Wendy Mason, Head of the Commonwealth Bank Foundation was a keynote speaker at the 2014 Business Educators Australasia Biennial Conference. Her presentation, “Navigating Across Horizons in Financial Education – Lessons from the World”, is available on the BEA website.

>> Visit www.bea.asn.au/, go to “Events” then “Conferences”.
 

Registrations now open for the 2015 Law Society of NSW Inter–School Mock Trial

What better way to learn about the law and judicial system than by running a court case in a true-to-life adversarial setting? This is exactly what students participating in the Law Society’s Inter School Mock Trial Competition do. This renowned Competition has been running since 1981 and is open to teams in years 10 or 11 and up to the age of 21. It’s not only lots of fun – students also learn invaluable advocacy and debating skills at the same time.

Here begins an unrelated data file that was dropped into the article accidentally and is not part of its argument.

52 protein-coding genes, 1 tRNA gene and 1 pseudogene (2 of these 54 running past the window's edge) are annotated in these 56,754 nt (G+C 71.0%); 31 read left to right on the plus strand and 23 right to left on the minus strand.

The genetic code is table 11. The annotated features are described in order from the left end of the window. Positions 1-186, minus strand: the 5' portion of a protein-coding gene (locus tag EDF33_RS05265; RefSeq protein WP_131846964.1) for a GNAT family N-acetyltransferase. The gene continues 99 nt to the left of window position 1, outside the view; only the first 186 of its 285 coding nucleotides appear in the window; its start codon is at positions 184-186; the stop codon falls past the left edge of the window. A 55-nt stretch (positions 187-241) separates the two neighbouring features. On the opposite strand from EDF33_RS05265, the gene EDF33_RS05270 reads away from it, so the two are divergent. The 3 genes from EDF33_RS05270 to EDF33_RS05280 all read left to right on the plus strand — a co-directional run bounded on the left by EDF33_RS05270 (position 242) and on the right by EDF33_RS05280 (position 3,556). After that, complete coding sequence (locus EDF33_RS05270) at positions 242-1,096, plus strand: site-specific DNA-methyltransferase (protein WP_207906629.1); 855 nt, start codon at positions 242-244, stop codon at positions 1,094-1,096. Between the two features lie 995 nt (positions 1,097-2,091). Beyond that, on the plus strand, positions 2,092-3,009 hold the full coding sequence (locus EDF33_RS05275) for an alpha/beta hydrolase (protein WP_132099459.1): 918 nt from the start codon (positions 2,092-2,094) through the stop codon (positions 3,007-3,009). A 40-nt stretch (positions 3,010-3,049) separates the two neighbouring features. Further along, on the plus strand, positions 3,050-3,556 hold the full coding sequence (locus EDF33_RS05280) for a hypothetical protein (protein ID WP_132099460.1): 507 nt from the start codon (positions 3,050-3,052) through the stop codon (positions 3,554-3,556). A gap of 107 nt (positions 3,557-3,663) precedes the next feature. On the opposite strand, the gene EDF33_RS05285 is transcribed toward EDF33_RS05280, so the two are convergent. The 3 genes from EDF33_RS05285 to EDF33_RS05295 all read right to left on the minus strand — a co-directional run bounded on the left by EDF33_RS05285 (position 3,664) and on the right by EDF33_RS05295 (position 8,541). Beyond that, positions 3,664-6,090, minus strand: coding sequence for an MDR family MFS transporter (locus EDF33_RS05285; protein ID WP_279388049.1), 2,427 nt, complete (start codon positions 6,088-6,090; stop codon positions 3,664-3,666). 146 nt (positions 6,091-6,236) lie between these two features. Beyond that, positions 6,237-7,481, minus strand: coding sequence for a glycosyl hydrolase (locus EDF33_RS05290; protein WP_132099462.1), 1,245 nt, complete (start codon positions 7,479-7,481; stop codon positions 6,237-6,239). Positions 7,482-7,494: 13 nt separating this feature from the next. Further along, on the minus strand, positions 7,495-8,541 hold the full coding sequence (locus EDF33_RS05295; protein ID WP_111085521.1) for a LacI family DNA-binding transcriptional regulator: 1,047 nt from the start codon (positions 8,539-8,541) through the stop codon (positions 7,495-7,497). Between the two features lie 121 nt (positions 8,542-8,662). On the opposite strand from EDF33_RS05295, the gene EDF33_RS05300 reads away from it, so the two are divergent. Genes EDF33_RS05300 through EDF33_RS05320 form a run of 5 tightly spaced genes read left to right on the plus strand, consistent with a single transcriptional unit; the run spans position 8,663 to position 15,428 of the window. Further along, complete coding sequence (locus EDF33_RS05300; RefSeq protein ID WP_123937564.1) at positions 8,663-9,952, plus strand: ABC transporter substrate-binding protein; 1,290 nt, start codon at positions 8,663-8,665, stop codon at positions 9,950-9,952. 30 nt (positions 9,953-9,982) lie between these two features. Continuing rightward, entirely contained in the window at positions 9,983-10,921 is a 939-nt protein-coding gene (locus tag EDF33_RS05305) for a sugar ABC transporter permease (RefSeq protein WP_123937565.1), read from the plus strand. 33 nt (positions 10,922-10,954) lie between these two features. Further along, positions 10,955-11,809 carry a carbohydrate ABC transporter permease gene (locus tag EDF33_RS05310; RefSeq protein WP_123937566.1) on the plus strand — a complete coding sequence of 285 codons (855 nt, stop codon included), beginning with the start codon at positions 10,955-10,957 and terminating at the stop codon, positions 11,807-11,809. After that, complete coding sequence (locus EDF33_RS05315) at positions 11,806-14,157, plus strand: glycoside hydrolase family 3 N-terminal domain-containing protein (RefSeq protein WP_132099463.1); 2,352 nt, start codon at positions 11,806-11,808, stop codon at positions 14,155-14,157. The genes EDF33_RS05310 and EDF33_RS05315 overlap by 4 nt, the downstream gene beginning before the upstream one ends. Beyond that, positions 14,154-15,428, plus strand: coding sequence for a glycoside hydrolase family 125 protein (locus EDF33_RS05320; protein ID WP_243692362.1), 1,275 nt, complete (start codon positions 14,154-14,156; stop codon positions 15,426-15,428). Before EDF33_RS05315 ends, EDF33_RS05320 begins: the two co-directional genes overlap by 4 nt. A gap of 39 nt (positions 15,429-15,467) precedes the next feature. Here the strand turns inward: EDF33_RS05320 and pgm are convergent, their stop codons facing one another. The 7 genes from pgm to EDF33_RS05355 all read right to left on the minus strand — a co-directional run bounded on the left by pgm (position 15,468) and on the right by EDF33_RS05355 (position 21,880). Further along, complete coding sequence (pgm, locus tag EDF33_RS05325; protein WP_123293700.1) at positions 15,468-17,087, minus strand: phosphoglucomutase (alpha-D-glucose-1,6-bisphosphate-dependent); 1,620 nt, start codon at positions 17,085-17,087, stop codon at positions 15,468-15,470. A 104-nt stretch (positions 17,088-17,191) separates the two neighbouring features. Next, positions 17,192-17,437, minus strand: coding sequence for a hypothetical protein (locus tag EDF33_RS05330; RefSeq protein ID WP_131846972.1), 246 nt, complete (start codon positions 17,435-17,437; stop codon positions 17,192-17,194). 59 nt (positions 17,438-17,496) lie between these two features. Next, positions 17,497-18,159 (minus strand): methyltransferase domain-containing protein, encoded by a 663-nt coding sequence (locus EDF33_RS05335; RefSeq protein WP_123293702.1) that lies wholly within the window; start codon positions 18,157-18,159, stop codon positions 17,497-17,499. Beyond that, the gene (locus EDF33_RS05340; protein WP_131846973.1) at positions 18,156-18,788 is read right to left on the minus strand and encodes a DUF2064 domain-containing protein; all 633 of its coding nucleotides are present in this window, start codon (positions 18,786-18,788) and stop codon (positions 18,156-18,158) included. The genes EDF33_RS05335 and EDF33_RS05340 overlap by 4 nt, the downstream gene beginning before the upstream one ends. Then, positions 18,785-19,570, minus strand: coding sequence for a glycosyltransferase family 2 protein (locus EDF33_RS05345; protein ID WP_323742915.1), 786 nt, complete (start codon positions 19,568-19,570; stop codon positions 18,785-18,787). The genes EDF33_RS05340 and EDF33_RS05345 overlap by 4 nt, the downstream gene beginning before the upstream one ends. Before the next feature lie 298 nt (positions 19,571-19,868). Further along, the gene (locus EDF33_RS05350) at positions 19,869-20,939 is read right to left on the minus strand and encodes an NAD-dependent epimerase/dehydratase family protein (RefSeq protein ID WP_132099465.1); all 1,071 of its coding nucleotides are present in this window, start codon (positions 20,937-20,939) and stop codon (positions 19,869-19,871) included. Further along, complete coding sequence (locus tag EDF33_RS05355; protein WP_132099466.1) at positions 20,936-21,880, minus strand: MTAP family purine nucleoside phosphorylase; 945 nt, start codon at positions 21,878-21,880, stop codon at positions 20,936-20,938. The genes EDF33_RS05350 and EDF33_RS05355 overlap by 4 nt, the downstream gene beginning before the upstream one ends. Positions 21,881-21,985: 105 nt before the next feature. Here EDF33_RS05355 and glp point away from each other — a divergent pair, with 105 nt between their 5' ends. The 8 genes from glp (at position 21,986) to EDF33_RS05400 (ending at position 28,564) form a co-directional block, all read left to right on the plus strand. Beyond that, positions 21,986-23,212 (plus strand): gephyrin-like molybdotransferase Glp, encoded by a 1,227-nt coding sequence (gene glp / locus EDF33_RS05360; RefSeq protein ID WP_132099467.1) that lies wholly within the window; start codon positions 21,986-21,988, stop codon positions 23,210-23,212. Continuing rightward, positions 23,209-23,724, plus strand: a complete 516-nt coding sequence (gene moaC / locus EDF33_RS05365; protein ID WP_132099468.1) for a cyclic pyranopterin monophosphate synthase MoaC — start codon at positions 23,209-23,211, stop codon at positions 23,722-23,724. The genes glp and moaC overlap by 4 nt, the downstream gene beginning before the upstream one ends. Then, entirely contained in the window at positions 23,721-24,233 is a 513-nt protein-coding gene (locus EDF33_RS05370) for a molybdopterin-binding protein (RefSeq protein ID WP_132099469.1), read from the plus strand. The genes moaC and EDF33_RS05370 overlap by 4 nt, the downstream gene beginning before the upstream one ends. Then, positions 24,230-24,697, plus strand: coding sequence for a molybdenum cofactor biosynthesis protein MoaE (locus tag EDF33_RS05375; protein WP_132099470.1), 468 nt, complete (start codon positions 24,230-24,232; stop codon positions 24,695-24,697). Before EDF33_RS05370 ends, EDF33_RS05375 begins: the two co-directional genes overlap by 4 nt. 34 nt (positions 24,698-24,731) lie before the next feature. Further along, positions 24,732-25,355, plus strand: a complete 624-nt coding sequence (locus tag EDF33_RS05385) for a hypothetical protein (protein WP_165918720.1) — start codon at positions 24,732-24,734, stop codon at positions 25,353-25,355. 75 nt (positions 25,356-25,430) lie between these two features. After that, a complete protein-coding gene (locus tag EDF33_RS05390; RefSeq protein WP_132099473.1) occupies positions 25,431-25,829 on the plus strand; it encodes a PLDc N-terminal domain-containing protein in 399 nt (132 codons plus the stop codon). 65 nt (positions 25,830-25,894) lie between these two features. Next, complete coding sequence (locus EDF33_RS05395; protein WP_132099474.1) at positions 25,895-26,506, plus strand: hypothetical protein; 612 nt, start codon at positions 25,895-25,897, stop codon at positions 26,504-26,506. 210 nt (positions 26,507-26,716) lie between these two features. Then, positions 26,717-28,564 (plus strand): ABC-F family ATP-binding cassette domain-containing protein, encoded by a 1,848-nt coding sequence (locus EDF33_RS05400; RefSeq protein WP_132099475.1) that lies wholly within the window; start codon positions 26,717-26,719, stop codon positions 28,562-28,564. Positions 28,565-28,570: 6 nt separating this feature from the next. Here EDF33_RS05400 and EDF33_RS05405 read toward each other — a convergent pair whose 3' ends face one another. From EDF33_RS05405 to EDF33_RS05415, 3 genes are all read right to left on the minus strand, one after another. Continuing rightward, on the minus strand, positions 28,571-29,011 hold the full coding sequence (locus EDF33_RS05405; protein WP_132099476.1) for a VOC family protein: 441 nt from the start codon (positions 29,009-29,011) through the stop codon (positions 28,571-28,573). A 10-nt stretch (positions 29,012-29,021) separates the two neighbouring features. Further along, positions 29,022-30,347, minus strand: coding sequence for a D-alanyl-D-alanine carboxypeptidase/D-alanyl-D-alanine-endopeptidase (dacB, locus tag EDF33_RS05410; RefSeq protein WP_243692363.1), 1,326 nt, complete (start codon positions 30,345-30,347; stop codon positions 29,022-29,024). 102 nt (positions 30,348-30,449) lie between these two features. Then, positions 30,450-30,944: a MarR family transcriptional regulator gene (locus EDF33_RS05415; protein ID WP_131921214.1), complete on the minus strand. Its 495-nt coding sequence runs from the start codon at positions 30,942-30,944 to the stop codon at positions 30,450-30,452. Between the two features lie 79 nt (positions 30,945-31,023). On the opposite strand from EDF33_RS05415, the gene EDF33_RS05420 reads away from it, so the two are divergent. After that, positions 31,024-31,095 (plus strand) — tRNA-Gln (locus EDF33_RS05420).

>> More information at www.lawsociety.com.au/community/forschools/mocktrial/Mocktrial
 

Banking on Shaky Ground – New education resource for Economics, Business Studies and Commerce from Oxfam

Oxfam Australia’s Banking on Shaky Ground education resource is a new, free, resource for Australian high school students studying Business Studies , Economics, and Commerce.

>> Download the resource

The inquiry sequence deals with questions surrounding corporate and consumer responsibility including:
  • What responsibilities do Australian banks have when making investment decisions overseas?